Huawei appoints former BT chairm... - Manufacturers

Daniel Fowler
April 15, 2020

In late February, London announced that it would allow Huawei Technologies a limited role in building the UK's 5G network across the country, despite earlier warnings from Washington that the move could potentially compromise Britain's security.

Huawei has argued that ending its role in 5G development in Britain would be a disservice to the country, as a Tory-backed review of the deal - as well as coronavirus-fueled panic - challenges the business relationship.

Huawei is "focused on keeping Britain connected" and that is "the biggest contribution we can make" to its national effort against the novel coronavirus pandemic, said Huawei's Vice President Victor Zhang in an open letter released Monday.

He said data usage had increased by at least 50% since COVID-19 first reached the United Kingdom, placing "significant pressure" on telecoms systems.

He referred to a 50-percent boost in home data use during the coronavirus outbreak in the United Kingdom, which Zhang claimed put "significant pressure" on telecom systems.

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"We have built trust in our United Kingdom business over 20 years by helping our customers-the mobile network operators-provide consumers with affordable, reliable calls and data".

Britain's choice to permit Huawei get right of entry to to its 5G community led to tensions with the US and President Trump is claimed to had been livid with Boris Johnson over his choice, the Financial Times reported.

The company also warned that blocking its involvement in the 5G roll-out would harm the UK. "That's why reliable mobile and broadband networks are crucial". "We have built trust in our United Kingdom business over 20 years by helping our customers - the mobile network operators - provide consumers with affordable, reliable calls and data".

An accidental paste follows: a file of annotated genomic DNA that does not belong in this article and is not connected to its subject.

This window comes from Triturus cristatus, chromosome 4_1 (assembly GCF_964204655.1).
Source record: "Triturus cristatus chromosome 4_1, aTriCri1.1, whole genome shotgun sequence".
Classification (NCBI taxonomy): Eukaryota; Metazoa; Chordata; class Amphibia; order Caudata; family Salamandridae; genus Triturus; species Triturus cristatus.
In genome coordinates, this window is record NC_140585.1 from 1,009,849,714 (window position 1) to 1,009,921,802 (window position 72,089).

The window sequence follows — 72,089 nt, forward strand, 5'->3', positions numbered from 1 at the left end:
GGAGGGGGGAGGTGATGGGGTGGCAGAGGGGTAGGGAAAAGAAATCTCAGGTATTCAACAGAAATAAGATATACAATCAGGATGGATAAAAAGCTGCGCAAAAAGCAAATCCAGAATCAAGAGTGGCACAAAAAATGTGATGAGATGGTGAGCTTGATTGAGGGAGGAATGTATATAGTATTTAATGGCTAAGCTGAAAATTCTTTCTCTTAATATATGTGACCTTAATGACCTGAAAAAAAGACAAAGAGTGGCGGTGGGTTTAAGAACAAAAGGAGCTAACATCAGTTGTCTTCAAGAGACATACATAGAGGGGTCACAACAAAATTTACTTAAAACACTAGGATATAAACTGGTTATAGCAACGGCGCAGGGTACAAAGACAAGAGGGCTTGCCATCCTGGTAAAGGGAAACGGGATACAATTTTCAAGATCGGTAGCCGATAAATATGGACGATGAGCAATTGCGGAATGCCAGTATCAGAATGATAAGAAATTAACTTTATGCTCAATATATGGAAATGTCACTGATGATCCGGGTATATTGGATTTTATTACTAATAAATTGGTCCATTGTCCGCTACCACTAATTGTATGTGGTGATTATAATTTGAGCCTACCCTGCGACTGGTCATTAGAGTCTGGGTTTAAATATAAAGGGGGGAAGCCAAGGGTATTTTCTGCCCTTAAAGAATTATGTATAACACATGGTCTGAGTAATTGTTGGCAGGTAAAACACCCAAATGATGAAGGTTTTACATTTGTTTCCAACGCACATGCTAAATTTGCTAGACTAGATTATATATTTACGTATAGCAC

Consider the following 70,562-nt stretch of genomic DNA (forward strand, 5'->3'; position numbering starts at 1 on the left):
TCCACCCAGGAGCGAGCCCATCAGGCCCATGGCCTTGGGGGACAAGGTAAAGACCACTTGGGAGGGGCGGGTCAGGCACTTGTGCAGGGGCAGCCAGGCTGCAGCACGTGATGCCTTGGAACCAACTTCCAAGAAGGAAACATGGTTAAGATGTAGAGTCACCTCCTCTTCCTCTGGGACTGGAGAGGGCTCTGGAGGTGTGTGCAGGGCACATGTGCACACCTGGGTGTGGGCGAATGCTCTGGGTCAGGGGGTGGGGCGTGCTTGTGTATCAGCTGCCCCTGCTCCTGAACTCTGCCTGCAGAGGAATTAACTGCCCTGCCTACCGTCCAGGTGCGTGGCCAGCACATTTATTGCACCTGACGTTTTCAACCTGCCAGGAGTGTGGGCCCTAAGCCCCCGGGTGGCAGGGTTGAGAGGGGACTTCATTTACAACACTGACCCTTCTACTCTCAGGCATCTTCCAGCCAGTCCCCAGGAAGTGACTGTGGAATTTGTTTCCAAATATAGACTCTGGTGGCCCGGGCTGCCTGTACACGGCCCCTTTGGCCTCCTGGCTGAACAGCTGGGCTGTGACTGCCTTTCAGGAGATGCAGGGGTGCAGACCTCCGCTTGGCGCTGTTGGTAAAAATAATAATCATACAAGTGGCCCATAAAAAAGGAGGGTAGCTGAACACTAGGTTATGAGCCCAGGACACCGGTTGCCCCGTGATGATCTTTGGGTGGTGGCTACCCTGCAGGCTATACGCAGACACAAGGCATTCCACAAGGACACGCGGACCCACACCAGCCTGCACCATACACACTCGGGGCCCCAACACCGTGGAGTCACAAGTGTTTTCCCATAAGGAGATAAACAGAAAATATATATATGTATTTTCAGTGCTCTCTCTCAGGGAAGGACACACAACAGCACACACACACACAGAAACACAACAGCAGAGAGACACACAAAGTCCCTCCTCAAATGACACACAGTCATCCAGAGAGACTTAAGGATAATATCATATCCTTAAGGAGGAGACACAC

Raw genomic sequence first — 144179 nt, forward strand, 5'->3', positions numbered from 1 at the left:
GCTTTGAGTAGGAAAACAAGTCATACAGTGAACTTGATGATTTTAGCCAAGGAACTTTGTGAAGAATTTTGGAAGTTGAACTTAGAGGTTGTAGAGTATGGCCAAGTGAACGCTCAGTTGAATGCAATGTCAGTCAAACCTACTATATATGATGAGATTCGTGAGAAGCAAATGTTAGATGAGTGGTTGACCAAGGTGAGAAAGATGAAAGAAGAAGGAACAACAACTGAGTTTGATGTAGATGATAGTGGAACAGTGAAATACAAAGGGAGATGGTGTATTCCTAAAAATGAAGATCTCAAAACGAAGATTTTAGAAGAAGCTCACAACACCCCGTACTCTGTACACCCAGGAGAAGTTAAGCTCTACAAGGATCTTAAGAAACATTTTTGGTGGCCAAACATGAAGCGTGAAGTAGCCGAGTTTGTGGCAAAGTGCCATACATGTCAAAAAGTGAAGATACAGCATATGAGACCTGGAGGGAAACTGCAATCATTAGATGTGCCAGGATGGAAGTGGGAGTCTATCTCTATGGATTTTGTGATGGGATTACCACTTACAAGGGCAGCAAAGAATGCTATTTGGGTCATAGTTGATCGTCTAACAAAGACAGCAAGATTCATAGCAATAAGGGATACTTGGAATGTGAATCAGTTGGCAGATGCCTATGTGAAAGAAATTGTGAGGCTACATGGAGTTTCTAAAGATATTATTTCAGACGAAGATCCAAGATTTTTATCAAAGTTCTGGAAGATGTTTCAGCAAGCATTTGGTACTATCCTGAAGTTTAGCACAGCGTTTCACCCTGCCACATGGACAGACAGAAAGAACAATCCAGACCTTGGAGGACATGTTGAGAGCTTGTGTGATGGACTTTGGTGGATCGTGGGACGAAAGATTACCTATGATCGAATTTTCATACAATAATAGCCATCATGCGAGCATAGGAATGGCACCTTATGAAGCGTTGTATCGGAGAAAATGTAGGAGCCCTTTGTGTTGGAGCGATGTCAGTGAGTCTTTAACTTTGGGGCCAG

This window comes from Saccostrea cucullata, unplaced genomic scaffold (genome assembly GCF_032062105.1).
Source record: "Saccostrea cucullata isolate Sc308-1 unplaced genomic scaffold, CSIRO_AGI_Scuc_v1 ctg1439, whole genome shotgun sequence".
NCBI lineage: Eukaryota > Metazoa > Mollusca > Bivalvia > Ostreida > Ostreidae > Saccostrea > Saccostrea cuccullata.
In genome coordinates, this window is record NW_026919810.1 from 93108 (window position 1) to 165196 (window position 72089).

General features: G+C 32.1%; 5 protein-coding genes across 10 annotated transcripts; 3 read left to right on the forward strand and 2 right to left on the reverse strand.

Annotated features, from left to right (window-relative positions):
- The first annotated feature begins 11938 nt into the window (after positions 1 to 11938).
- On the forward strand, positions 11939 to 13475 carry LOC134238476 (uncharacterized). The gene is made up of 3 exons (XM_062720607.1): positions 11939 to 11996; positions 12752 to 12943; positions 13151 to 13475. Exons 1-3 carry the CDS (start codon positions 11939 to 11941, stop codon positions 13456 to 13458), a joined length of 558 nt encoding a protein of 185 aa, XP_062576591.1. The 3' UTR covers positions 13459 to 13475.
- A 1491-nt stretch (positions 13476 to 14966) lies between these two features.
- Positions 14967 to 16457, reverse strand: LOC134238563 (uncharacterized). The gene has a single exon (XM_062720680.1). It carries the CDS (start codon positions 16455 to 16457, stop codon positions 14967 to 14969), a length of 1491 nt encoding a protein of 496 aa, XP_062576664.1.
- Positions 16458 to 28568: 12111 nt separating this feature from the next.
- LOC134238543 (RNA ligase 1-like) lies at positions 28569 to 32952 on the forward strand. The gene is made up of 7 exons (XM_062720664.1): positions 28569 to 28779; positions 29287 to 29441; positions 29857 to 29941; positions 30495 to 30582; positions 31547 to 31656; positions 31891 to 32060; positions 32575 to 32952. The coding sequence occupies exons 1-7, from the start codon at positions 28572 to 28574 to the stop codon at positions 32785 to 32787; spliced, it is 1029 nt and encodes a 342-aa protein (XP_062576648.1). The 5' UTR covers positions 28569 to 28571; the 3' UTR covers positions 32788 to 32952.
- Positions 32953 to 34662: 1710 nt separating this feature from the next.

But the note seems bizarrely timed given the current state of world affairs and the rumpus over 5G conspiracy theories, plus the potential backlash against a Chinese company in the present climate. Despite this, there has been unfounded criticism from some about Huawei's involvement in the launch of 5G in the United Kingdom, "wrote Zhang".

Attacking people who opposed Huawei, he added: "And there are those who choose to continue attacking us without presenting any evidence". In the United Kingdom, conspiracy theories linking the global COVID-19 outbreak to the rollout of 5G has lead to phone masts across the country being set alight. Matt Warman, the minister for digital infrastructure, described the attacks as being "irresponsible and idiotic".

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